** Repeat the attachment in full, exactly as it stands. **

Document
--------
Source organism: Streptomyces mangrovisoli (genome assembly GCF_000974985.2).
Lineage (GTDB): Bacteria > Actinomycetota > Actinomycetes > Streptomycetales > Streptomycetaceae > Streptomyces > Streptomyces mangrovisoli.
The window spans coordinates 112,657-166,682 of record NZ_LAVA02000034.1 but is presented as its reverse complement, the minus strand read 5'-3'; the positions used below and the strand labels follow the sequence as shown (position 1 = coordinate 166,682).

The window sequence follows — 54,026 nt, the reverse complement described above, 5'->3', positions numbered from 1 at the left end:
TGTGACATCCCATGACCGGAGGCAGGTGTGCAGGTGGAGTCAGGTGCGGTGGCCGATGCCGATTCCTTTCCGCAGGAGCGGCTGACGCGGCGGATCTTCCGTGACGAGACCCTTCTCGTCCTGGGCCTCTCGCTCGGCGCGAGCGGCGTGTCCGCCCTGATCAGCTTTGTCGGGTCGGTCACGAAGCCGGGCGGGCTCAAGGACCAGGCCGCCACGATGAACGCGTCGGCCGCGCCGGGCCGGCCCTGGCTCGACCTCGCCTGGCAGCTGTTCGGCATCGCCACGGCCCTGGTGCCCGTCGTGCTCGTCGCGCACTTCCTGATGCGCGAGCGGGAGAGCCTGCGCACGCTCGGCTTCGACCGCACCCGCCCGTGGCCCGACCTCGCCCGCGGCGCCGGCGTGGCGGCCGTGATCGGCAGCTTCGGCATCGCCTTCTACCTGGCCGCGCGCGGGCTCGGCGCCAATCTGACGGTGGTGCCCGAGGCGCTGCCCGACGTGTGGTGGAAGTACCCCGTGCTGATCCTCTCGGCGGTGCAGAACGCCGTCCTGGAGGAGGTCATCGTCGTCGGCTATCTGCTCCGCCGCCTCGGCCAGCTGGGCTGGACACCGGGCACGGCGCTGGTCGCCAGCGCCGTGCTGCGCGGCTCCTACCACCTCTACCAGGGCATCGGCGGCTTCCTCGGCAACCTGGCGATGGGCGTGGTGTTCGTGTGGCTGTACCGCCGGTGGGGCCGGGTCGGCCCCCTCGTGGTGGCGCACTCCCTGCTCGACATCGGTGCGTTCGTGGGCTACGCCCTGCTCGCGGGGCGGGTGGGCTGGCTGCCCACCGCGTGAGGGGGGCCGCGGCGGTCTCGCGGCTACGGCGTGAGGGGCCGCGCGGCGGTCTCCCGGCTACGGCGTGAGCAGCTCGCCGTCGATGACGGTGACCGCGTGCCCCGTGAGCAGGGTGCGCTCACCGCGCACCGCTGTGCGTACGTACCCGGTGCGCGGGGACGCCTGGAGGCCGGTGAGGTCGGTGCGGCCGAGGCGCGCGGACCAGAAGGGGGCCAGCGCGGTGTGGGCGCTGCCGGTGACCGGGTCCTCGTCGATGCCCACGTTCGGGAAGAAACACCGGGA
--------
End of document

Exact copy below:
Source organism: Streptomyces mangrovisoli (genome assembly GCF_000974985.2).
Lineage (GTDB): Bacteria > Actinomycetota > Actinomycetes > Streptomycetales > Streptomycetaceae > Streptomyces > Streptomyces mangrovisoli.
The window spans coordinates 112,657-166,682 of record NZ_LAVA02000034.1 but is presented as its reverse complement, the minus strand read 5'-3'; the positions used below and the strand labels follow the sequence as shown (position 1 = coordinate 166,682).

The window sequence follows — 54,026 nt, the reverse complement described above, 5'->3', positions numbered from 1 at the left end:
TGTGACATCCCATGACCGGAGGCAGGTGTGCAGGTGGAGTCAGGTGCGGTGGCCGATGCCGATTCCTTTCCGCAGGAGCGGCTGACGCGGCGGATCTTCCGTGACGAGACCCTTCTCGTCCTGGGCCTCTCGCTCGGCGCGAGCGGCGTGTCCGCCCTGATCAGCTTTGTCGGGTCGGTCACGAAGCCGGGCGGGCTCAAGGACCAGGCCGCCACGATGAACGCGTCGGCCGCGCCGGGCCGGCCCTGGCTCGACCTCGCCTGGCAGCTGTTCGGCATCGCCACGGCCCTGGTGCCCGTCGTGCTCGTCGCGCACTTCCTGATGCGCGAGCGGGAGAGCCTGCGCACGCTCGGCTTCGACCGCACCCGCCCGTGGCCCGACCTCGCCCGCGGCGCCGGCGTGGCGGCCGTGATCGGCAGCTTCGGCATCGCCTTCTACCTGGCCGCGCGCGGGCTCGGCGCCAATCTGACGGTGGTGCCCGAGGCGCTGCCCGACGTGTGGTGGAAGTACCCCGTGCTGATCCTCTCGGCGGTGCAGAACGCCGTCCTGGAGGAGGTCATCGTCGTCGGCTATCTGCTCCGCCGCCTCGGCCAGCTGGGCTGGACACCGGGCACGGCGCTGGTCGCCAGCGCCGTGCTGCGCGGCTCCTACCACCTCTACCAGGGCATCGGCGGCTTCCTCGGCAACCTGGCGATGGGCGTGGTGTTCGTGTGGCTGTACCGCCGGTGGGGCCGGGTCGGCCCCCTCGTGGTGGCGCACTCCCTGCTCGACATCGGTGCGTTCGTGGGCTACGCCCTGCTCGCGGGGCGGGTGGGCTGGCTGCCCACCGCGTGAGGGGGGCCGCGGCGGTCTCGCGGCTACGGCGTGAGGGGCCGCGCGGCGGTCTCCCGGCTACGGCGTGAGCAGCTCGCCGTCGATGACGGTGACCGCGTGCCCCGTGAGCAGGGTGCGCTCACCGCGCACCGCTGTGCGTACGTACCCGGTGCGCGGGGACGCCTGGAGGCCGGTGAGGTCGGTGCGGCCGAGGCGCGCGGACCAGAAGGGGGCCAGCGCGGTGTGGGCGCTGCCGGTGACCGGGTCCTCGTCGATGCCCACGTTCGGGAAGAAACACCGGGA